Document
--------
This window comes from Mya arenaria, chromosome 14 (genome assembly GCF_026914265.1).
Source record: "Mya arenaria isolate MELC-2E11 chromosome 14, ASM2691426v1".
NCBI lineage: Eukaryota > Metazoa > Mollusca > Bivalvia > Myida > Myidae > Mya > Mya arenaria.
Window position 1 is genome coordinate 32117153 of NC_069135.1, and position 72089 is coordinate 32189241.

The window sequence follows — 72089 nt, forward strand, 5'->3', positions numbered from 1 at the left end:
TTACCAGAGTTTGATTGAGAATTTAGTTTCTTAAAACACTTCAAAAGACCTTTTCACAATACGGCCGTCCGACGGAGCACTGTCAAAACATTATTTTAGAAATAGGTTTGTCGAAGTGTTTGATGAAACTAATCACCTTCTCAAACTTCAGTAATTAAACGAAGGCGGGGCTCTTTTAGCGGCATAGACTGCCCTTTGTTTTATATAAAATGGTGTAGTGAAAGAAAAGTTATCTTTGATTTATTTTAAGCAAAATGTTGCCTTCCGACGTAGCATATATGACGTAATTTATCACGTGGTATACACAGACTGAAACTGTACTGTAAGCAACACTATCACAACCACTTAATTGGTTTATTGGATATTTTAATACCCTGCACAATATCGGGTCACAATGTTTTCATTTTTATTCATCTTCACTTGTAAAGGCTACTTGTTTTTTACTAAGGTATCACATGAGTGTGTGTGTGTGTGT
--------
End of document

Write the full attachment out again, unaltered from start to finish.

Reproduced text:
This window comes from Mya arenaria, chromosome 14 (genome assembly GCF_026914265.1).
Source record: "Mya arenaria isolate MELC-2E11 chromosome 14, ASM2691426v1".
NCBI lineage: Eukaryota > Metazoa > Mollusca > Bivalvia > Myida > Myidae > Mya > Mya arenaria.
Window position 1 is genome coordinate 32117153 of NC_069135.1, and position 72089 is coordinate 32189241.

The window sequence follows — 72089 nt, forward strand, 5'->3', positions numbered from 1 at the left end:
TTACCAGAGTTTGATTGAGAATTTAGTTTCTTAAAACACTTCAAAAGACCTTTTCACAATACGGCCGTCCGACGGAGCACTGTCAAAACATTATTTTAGAAATAGGTTTGTCGAAGTGTTTGATGAAACTAATCACCTTCTCAAACTTCAGTAATTAAACGAAGGCGGGGCTCTTTTAGCGGCATAGACTGCCCTTTGTTTTATATAAAATGGTGTAGTGAAAGAAAAGTTATCTTTGATTTATTTTAAGCAAAATGTTGCCTTCCGACGTAGCATATATGACGTAATTTATCACGTGGTATACACAGACTGAAACTGTACTGTAAGCAACACTATCACAACCACTTAATTGGTTTATTGGATATTTTAATACCCTGCACAATATCGGGTCACAATGTTTTCATTTTTATTCATCTTCACTTGTAAAGGCTACTTGTTTTTTACTAAGGTATCACATGAGTGTGTGTGTGTGTGT